From Shelter to Security: An Exploration of Crisis Accommodation
Part 1: Mapping the riskscape of using privately-owned short-term lets for specialist family violence crisis accommodation.
COVID-19 has generated many problems and some opportunities in the housing market. The potential role of privately-owned short-term lets meeting specialist family violence crisis accommodation demand is one such opportunity. This research engages with an important and increasing practice in the Australian context, of the utilisation of private housing stock as a component part of a public housing crisis response system, in this case explored in relation to domestic and family violence. In seeking to gain insights into the feasibility of this practice, the research first framed mixed public/private accommodation provision as potentially overlapping relations between a thin territory of insufficient crisis infrastructure and a thick territory of commodified short-term let infrastructure. Second, the research explored the potential of this intersection of mixed private/public responses in terms of riskscapes by unpacking how risk is perceived within these contested territories. The findings highlight tensions between both real and perceived understandings of safety, housing, wellbeing, economic and political risks. While there was some support for utilising short-term lets for crisis accommodation, barriers were revealed to adding thickness to the crisis accommodation space. Given increasing homelessness in Australia, diversifying crisis models could offer increased violence-prevention infrastructure to support women.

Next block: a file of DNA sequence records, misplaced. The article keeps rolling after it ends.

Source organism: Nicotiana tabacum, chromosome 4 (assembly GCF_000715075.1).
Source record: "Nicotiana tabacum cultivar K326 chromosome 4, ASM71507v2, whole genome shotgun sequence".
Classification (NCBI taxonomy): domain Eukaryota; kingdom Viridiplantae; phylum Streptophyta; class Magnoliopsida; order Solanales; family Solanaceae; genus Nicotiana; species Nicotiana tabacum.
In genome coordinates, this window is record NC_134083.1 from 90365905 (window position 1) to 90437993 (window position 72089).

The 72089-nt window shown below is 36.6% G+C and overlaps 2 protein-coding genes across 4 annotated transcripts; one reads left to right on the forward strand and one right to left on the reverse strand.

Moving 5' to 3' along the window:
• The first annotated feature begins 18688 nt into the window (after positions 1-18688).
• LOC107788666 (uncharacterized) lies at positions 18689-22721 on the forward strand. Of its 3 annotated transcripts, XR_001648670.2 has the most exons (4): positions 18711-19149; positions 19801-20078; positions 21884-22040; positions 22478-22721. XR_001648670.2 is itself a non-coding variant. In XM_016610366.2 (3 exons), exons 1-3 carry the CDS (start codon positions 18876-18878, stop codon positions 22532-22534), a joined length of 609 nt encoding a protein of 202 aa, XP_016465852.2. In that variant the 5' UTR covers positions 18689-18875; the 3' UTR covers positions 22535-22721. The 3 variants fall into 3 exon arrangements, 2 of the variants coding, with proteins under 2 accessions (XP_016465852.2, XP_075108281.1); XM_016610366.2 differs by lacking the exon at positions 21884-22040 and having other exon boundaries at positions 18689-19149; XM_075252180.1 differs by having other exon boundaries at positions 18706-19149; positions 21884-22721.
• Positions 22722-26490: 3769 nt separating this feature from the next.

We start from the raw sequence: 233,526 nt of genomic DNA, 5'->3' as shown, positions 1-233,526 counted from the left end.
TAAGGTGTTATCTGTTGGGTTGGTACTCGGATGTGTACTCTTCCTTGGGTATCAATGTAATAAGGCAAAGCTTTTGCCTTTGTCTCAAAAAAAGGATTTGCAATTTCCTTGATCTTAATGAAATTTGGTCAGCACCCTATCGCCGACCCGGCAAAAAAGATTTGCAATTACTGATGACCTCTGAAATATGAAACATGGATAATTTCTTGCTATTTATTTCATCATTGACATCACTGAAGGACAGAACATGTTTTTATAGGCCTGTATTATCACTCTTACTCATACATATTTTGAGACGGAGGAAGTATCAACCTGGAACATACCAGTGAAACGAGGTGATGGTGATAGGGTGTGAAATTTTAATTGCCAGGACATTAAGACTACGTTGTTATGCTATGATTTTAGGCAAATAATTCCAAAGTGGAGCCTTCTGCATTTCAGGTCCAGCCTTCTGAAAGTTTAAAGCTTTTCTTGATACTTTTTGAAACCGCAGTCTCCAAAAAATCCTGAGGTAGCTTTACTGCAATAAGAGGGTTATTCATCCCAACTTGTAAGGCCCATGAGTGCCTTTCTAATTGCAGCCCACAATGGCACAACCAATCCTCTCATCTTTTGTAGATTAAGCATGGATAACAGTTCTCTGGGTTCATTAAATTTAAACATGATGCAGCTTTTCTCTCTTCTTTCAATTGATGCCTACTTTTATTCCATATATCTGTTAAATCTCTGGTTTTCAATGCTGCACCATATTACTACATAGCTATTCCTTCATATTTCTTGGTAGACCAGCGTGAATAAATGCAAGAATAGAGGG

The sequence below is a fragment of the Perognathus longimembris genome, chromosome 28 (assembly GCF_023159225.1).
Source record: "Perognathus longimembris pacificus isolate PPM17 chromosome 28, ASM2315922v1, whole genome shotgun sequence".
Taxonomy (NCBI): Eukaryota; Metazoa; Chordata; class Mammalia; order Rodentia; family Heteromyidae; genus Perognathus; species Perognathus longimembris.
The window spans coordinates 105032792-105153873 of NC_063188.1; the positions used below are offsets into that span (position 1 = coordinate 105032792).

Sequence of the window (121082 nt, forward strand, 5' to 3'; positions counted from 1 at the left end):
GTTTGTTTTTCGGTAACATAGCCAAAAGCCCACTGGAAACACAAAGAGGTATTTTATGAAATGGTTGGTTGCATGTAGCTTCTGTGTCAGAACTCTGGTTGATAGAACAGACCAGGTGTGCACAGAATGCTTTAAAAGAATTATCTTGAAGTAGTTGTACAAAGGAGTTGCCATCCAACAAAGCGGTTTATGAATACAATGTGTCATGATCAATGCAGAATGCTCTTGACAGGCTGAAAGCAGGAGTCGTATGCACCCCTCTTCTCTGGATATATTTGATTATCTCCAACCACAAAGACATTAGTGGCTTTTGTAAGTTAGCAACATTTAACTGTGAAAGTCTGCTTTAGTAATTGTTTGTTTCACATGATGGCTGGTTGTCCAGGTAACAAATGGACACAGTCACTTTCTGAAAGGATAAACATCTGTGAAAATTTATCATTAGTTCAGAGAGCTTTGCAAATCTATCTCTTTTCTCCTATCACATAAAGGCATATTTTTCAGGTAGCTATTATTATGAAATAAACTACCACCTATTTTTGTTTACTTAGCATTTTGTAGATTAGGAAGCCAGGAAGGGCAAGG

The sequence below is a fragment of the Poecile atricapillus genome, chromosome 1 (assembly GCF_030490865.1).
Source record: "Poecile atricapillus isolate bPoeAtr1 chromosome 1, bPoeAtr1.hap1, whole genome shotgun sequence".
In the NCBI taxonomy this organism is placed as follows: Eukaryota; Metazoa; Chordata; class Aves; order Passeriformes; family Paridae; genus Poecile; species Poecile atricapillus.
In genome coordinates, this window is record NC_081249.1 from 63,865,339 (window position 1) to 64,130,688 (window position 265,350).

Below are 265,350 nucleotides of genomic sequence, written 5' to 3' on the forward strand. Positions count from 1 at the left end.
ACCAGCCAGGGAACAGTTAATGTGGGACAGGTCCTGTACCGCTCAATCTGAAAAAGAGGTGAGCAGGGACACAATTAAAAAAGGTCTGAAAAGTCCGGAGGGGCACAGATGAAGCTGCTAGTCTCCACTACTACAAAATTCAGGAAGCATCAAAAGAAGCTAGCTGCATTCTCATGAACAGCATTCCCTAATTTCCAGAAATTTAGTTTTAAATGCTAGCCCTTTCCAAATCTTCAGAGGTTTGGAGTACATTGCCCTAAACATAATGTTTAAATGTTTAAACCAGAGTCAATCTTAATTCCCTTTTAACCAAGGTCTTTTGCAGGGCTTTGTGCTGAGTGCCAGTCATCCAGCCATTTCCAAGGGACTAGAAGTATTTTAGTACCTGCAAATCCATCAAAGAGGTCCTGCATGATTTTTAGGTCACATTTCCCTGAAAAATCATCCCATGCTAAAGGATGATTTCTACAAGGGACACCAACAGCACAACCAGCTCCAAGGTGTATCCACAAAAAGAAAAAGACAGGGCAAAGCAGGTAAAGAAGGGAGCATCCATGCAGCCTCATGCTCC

Martino, E & Bentley, R. (2021) Mapping the riskscape of using privately-owned short-term lets for specialist family violence crisis accommodation, International Journal of Housing Policy, DOI: 10.1080/19491247.2021.2002658
Part 2: A Matter of Life and Death: fostering a safe crisis accommodation landscape.
There is a crisis within crisis accommodation in Australia whereby victim-survivors of domestic and family violence cannot access safe accommodation and services. To delve into the impact of this disaster in Victoria, victim-survivors were interviewed about their journeys through the crisis accommodation services landscape. Interpretation of preliminary research findings adopted interview-based graphic storytelling and participatory dissemination to produce a comic zine. Findings depicted in the comic zine highlight that women are forced to navigate a system of scarcity and neglect; and that specifically, poor housing support, design and access can re-traumatise and further marginalise women. In leveraging these insights, the comic zine suggests a path towards individual recovery starts with the healing of our crisis response system through better funding and resourcing, more diverse housing and service options, and a collaborative support system based on respect, trust, and inclusion.
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This project received funding from the Hallmark Research Initiative for Affordable Housing and the Melbourne Disability Institute.
2019 – 2022